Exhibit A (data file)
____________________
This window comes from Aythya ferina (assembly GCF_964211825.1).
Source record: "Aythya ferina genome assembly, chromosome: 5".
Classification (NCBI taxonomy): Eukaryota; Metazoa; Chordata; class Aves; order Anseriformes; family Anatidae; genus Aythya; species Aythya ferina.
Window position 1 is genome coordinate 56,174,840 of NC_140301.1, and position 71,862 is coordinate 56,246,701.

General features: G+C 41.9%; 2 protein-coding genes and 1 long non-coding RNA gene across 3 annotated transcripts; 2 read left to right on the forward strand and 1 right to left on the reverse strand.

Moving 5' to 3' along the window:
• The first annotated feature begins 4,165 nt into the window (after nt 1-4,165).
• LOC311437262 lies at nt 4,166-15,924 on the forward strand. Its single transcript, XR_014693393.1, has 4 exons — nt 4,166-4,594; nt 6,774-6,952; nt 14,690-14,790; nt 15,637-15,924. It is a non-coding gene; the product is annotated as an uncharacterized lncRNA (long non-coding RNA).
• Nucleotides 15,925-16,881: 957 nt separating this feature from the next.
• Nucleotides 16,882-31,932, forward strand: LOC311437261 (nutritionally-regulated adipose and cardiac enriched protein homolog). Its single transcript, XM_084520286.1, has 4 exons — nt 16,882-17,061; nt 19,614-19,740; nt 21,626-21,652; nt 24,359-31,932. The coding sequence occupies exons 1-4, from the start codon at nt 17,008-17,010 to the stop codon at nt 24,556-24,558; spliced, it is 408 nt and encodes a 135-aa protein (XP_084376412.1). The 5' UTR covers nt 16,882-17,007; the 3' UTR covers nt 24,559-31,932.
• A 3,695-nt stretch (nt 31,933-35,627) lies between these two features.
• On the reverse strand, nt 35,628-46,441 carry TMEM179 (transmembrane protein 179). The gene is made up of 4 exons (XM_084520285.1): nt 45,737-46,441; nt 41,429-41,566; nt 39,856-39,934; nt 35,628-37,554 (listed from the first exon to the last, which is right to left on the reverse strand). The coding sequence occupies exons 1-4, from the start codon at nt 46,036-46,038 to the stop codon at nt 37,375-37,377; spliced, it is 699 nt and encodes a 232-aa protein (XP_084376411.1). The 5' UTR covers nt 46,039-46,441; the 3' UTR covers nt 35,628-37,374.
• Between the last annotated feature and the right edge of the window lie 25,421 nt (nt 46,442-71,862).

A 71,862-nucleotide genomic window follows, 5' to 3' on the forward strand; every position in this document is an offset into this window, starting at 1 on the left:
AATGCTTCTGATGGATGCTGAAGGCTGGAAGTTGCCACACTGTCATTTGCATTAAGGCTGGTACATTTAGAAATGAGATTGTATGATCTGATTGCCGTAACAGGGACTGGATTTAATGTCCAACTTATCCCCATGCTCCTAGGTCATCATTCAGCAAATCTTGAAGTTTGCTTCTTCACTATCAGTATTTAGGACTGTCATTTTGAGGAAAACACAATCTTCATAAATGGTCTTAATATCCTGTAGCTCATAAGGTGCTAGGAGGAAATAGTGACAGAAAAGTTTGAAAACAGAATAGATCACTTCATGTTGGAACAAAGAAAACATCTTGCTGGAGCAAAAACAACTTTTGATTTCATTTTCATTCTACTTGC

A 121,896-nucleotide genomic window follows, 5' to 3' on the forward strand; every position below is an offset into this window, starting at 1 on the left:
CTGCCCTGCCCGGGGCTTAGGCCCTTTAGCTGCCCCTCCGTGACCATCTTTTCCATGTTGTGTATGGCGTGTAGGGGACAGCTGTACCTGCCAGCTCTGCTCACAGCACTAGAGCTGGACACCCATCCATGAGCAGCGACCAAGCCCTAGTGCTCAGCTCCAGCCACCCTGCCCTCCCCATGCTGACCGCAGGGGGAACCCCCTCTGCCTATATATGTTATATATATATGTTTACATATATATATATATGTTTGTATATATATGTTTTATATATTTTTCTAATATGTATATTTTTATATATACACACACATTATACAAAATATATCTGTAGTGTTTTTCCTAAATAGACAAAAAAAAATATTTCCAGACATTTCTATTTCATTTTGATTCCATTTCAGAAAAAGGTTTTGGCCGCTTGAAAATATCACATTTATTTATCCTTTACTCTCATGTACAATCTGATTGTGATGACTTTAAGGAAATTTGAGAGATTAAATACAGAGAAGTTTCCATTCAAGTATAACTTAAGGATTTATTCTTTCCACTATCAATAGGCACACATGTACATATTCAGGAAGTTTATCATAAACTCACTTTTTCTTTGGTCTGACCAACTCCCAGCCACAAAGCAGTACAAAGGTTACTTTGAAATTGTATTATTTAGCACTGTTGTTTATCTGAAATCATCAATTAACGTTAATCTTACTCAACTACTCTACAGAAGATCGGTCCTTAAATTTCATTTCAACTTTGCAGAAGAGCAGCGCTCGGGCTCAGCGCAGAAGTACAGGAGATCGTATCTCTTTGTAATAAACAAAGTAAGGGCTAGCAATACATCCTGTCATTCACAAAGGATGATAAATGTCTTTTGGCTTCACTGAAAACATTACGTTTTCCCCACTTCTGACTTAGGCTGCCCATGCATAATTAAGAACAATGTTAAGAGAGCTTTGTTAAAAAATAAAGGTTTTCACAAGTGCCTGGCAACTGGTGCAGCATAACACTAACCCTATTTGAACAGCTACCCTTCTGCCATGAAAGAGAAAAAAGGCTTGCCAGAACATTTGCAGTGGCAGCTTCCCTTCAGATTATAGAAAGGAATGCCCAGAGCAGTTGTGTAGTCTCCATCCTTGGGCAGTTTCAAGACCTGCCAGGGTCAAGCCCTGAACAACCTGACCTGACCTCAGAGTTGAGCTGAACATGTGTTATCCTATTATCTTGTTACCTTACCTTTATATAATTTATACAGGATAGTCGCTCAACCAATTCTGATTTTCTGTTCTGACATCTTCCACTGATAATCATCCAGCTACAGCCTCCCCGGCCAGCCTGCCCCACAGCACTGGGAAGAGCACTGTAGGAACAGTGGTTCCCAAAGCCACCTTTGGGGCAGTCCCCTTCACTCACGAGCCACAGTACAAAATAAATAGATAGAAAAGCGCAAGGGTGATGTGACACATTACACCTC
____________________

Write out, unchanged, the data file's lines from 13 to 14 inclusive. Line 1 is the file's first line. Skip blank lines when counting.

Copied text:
• Between the last annotated feature and the right edge of the window lie 25,421 nt (nt 46,442-71,862).

A 71,862-nucleotide genomic window follows, 5' to 3' on the forward strand; every position in this document is an offset into this window, starting at 1 on the left: